Mercedes 170 H (1936/38) - Germany

Mercedes 170 H

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This tribute is dedicated to engineers, not just to cars alone.  Our Mercedes has a special niche: it is a car without clear paternity.

Mercedes - Daimler Benz - was haunted, as were many other manufacturers of the time, by the concept of the "people's car."

In the 1920s, Rumpler worked closely with Daimler Benz and in 1929 a race car with a rear engine (and of course the swing rear axles) could be seen on some race tracks.

In 1933, the 130 H rear engine was a first approach to the people car. The automobile was small, lacked power and, according to witnesses, handled badly, it also was no beauty queen. 

In 1935, Daimler Benz forgot the 130 H and created a nice central engine roadster. For reasons unknown, production was limited to five cars. The only surviving car stands proudly in the Mercedes Museum in Germany.

Obviously, the 170 H resembles a Volkswagen de luxe with the good engine type 170, which was still alive after the war in conventional Mercedes cars: the 170 V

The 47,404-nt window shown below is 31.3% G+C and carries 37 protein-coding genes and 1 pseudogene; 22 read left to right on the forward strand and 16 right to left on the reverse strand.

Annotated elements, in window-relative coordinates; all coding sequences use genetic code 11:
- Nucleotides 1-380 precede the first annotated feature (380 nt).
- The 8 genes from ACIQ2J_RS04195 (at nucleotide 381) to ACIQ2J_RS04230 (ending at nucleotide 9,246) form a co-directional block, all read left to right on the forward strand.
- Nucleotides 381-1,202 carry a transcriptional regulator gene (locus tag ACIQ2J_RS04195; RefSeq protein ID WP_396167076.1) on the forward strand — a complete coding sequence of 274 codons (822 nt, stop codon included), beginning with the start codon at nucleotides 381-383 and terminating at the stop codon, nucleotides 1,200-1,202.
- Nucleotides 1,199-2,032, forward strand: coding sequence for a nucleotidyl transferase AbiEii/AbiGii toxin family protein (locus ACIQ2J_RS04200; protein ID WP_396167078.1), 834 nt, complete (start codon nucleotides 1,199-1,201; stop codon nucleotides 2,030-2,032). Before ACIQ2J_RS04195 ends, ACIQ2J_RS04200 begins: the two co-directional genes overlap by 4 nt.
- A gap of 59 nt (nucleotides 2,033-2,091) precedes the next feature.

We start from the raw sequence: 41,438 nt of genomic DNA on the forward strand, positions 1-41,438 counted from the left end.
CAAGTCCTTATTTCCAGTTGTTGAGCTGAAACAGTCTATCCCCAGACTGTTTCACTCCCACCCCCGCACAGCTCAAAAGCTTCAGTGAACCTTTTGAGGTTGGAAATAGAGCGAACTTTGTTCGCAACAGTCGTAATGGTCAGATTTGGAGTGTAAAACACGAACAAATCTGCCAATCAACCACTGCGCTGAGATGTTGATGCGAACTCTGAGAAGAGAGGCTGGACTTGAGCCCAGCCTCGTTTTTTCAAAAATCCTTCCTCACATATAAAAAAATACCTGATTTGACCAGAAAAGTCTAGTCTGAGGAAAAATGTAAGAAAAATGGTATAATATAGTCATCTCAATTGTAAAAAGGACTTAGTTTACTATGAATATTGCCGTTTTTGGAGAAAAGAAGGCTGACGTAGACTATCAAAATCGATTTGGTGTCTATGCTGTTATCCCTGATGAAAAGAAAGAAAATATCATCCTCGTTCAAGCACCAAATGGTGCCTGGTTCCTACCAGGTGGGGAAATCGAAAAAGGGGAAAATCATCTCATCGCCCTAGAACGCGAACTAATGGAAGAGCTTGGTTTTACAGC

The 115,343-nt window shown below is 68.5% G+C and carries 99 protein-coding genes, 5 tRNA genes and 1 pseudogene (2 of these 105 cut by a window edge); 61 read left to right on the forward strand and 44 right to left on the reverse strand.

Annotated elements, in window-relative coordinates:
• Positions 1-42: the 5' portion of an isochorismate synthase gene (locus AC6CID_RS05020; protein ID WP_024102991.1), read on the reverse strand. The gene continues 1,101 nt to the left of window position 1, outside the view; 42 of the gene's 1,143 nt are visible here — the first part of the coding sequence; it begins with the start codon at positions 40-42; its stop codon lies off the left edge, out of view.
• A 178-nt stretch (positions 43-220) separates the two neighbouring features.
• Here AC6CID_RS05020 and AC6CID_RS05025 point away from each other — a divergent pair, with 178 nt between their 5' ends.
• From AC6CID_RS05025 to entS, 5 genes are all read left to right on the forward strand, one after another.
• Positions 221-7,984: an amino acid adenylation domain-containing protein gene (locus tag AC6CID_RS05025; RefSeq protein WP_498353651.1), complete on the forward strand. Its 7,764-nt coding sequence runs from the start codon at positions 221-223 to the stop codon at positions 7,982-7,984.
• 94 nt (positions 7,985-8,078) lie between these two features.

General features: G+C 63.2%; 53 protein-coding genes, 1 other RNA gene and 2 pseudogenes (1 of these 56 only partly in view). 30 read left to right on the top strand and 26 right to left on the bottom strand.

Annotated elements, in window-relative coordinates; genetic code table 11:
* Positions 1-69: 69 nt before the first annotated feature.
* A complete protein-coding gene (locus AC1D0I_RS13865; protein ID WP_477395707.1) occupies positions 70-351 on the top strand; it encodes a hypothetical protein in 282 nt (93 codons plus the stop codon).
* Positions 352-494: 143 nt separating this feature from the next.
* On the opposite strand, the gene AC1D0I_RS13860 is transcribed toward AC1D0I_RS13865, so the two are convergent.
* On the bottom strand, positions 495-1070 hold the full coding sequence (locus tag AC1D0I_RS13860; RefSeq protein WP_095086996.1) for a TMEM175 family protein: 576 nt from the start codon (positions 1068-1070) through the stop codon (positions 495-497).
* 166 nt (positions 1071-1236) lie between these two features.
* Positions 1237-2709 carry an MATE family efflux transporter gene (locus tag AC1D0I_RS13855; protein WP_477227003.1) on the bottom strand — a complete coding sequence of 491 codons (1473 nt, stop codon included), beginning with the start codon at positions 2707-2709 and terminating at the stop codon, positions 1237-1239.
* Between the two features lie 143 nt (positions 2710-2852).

In 1937, Hitler lost his patience with Doctor Porsche's prototypes and commanded DB to realize 30 KDF cars. This could be a good explanation for the look-alike 170 H.

In 1937, our 170 H was imported to the United States with instruments in English measures.

The leather seats, overdrive, and radio were definitely not the staples of the Volkswagen Class. On the other hand, coil springs replaced the torque-bar suspension and the engine was water cooled.

The cabriolet limousine body, with its open top, was trendy in pre-war Germany



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